The personal fortune of Prime Minister Rishi Sunak and his wife Akshata Murty has fallen by more than £200m over the last year as the value of her stake in her father’s company plummeted.
The couple’s wealth is estimated at around £529m in the latest Sunday Times Rich List, a fall from £730m a year earlier.
Ms Murty owns a small stake in Infosys, a 64bn dollar (£52bn) Indian IT giant co-founded by her billionaire father.
Her stake is just under 1% of the business, but the company shares have lost around a fifth of their value in the last year as investors worried about the future of the Indian technology sector.
The couple first entered the Sunday Times Rich List last year when Sunak was still chancellor in Boris Johnson’s government.
When running to be Prime Minister his standing was dented by scrutiny of his family’s financial affairs and large wealth.
The 2023 Rich List, released on Friday, also catapulted chemicals billionaire Sir Jim Ratcliffe into second place.
Sir Jim, who has recently bid to buy Manchester United, saw more than £23.6bn added to his wealth, taking it to a total of £29.7bn.
It makes him the second-richest person on the list, but the increase was largely due to “new information about his finances” rather than a change in his financial position, the list’s compilers said.
There were 171 billionaires in the UK this year, which six fewer than last year, but their combined wealth has risen by £30.7bn to £683.9bn.
The number one spot was again occupied by Gopi Hinduja and his family, days after his brother SP Hinduja died.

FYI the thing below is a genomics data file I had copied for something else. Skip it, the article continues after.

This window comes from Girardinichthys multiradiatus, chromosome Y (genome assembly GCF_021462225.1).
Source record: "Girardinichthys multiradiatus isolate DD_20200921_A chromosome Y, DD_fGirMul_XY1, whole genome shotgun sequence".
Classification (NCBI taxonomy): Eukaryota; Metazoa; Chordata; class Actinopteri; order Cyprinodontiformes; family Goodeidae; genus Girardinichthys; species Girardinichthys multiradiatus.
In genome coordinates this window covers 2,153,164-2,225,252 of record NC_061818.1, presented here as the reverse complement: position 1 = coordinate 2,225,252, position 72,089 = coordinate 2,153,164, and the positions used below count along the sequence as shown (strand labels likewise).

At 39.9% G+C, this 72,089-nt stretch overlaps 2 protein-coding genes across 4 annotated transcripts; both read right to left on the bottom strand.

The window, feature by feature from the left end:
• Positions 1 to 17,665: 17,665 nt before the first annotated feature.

The list also showed that the Virgin founder Sir Richard Branson lost £1.8bn last year, pushing him and his family down to 44th place with £4.2bn.
Robert Watts, the list’s compiler, said: “This year’s Sunday Times Rich List shows a golden period for the super rich is over. For the first time in 14 years we’ve seen the number of UK billionaires fall.
“Two years ago we raised concerns about an unsettling boom in the fortunes of the very wealthy that continued unchecked during the political instability around Brexit and the pandemic.
“This is not a crash, but there are household names who have lost vast sums over the past year.
“The bursting of the tech bubble, the end of rock bottom interests and the jitters creeping through the banking industry have all taken their toll.
“The super rich don’t exist in a vacuum. Many small investors lost money in some of their overblown stock market floats.
“Many people also work for their businesses. Financial losses for billionaires can have implications for us all.”